Claiming Borrowing Expenses.
“We are all aware loan application processes are timely, and with anything that takes time, significant fees are going to be incurred (nothing comes for free these days!). Being aware of every pesky fee that the bank charges during this process and then claiming these costs in your tax return can result in a substantial reduction in the amount of tax you pay for up to 5 years.
During the loan application and settlement process, we suggest you make a conscious effort to maintain the loan contract documentation so when you come to us, we can note and claim these costs for you. It’s highly recommended that you don’t simply rely on the loan statement as the bank does put some borrowing costs in the settlement disbursement, so keep all these records handy for tax time. We’ll know what to do if we have all the documentation.” – Adam Pasquill, Senior Accountant @ Highview.
Learn more about how you can claim borrowing expenses…
Taken out a loan to buy a rental property? You may have incurred borrowing expenses to establish the loan, such as bank charges and legal costs.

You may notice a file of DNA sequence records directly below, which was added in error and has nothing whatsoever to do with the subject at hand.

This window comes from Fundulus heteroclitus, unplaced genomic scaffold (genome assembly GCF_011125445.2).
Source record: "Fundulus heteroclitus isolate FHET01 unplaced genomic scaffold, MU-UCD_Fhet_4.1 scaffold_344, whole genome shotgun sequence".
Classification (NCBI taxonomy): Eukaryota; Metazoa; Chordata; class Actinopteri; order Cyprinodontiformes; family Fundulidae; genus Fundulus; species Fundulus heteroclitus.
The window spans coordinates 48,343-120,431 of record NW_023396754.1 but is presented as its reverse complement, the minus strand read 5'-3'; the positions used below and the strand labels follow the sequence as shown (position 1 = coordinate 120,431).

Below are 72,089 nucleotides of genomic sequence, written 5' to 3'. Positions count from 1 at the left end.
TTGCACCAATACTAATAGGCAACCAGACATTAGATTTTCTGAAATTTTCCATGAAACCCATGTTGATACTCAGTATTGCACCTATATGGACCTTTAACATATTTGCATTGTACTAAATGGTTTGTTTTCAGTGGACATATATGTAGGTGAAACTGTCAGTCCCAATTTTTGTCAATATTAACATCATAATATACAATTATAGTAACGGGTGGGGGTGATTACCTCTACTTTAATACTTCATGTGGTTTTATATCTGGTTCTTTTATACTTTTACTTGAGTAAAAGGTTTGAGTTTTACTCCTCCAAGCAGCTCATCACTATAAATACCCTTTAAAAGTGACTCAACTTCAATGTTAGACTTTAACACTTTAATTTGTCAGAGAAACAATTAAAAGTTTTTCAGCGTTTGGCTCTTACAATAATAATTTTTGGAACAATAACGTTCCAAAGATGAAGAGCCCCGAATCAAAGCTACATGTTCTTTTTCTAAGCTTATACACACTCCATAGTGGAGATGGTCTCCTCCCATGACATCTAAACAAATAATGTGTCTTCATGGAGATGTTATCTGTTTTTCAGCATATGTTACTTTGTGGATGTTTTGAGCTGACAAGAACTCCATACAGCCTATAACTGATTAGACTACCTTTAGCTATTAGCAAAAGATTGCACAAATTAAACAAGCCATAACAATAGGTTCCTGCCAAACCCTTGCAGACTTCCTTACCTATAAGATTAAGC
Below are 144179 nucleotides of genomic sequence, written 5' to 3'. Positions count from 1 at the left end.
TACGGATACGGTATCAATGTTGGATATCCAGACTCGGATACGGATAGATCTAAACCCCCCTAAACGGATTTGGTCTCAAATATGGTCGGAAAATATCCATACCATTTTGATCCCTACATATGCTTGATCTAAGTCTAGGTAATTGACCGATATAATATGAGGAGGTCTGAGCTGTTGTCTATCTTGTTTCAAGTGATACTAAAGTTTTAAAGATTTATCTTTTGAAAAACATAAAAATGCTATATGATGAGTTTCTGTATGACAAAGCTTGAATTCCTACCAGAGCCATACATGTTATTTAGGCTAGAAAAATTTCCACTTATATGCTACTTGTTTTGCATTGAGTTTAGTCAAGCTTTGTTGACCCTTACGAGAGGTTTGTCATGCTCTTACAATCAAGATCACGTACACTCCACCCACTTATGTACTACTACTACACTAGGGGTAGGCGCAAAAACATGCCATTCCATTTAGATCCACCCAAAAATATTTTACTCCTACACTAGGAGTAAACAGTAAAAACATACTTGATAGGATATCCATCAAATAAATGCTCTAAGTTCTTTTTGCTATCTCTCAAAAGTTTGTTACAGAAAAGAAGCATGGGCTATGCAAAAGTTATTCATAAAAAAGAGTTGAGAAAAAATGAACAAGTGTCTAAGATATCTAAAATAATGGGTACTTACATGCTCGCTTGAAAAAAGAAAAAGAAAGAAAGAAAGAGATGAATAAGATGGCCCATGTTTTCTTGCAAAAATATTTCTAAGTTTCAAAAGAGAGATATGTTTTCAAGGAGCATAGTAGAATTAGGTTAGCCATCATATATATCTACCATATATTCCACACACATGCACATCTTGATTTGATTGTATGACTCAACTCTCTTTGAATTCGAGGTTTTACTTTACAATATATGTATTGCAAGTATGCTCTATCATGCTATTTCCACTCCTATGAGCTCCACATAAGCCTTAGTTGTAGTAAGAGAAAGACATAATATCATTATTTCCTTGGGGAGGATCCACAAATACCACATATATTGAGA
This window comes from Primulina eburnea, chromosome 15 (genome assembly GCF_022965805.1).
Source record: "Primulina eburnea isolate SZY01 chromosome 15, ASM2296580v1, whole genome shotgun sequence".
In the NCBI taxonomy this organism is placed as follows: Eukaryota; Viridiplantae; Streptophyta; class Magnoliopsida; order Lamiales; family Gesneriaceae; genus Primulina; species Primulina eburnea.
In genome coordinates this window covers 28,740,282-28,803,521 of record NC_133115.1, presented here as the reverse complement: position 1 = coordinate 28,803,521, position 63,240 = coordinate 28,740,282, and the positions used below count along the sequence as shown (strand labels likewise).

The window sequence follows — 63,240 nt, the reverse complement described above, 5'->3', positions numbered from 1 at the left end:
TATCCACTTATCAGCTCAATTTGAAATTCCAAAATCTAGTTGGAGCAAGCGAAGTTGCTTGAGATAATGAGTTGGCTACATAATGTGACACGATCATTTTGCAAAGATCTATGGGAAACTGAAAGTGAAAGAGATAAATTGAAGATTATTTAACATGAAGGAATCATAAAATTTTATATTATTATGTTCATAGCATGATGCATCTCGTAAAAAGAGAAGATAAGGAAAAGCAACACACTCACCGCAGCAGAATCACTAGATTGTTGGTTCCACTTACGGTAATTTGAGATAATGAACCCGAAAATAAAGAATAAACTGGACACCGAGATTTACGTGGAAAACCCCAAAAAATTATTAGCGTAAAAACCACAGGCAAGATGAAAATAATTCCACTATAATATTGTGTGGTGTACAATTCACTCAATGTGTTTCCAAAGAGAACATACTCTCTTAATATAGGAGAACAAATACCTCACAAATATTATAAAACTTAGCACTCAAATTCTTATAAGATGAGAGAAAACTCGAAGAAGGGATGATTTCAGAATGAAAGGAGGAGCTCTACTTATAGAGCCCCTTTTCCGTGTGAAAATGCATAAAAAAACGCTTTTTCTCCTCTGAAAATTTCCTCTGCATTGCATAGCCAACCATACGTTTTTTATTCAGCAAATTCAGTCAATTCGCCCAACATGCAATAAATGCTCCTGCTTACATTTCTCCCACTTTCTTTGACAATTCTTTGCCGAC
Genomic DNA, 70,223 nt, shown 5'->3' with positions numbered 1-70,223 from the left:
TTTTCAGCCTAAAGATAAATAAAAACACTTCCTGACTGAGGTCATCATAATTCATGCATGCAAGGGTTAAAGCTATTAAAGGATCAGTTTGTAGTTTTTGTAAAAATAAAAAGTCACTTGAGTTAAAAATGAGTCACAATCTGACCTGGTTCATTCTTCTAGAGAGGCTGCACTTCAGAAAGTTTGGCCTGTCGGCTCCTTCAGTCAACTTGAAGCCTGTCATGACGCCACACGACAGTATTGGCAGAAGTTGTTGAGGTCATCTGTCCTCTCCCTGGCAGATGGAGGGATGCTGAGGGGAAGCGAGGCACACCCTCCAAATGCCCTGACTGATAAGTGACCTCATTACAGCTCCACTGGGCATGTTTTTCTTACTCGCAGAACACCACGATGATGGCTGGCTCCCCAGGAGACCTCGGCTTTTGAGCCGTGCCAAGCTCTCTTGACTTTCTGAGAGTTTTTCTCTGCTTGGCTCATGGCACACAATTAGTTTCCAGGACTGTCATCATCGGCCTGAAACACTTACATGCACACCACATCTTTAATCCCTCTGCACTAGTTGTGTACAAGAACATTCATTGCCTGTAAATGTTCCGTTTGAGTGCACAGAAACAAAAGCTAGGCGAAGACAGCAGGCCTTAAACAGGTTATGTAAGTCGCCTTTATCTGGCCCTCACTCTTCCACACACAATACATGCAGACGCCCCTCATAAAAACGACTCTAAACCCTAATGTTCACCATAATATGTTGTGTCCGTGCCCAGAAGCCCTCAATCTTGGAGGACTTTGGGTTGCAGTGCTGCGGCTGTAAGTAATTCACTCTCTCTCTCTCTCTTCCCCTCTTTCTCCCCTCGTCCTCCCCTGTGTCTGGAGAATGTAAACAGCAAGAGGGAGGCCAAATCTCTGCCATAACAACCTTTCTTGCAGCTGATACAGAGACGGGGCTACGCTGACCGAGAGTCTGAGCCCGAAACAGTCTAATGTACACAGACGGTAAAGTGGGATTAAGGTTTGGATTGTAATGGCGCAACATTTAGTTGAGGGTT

How you claim depends on what you paid:
- If your borrowing expenses are more than $100, you claim the cost over five years.
- If your borrowing expenses are $100 or less, you can claim the full amount in the same income year you incurred the expense.
Borrowing expenses you can claim
You can claim the following as borrowing expenses:
- loan establishment fees
- lender’s mortgage insurance (insurance taken out by the lender and billed to you)
- title search fees charged by your lender
- costs for preparing and filing mortgage documents (including solicitors’ fees)
- mortgage broker fees
- fees for a valuation required for loan approval
You can’t claim any of the following as borrowing expenses:
- the amount you borrow for the property
- loan balances for the property
- interest expenses (these are claimed separately)
- repayments of principal against the loan balance
- stamp duty charged by your state or territory government on the transfer (purchase) of the property title (this is a capital expense)
- legal expenses including solicitors’ and conveyancers’ fees for the purchase of the property (this is a capital expense)
- stamp duty you incur when you acquire a leasehold interest in property such as an Australian Capital Territory 99-year crown lease (you may be able to claim this as a lease document expense)
- insurance premiums where, under the policy, your loan will be paid out in the event that you die, become disabled or unemployed (this is a private expense)
- borrowing expenses on any portion of the loan you use for private purposes (for example, money you use to buy a car).
For more information on borrowing expenses and what you need to report in your tax return you can visit the ATO website here, or chat to your Highview Accountant in your tax appointment this year.
Source: Australian Taxation Office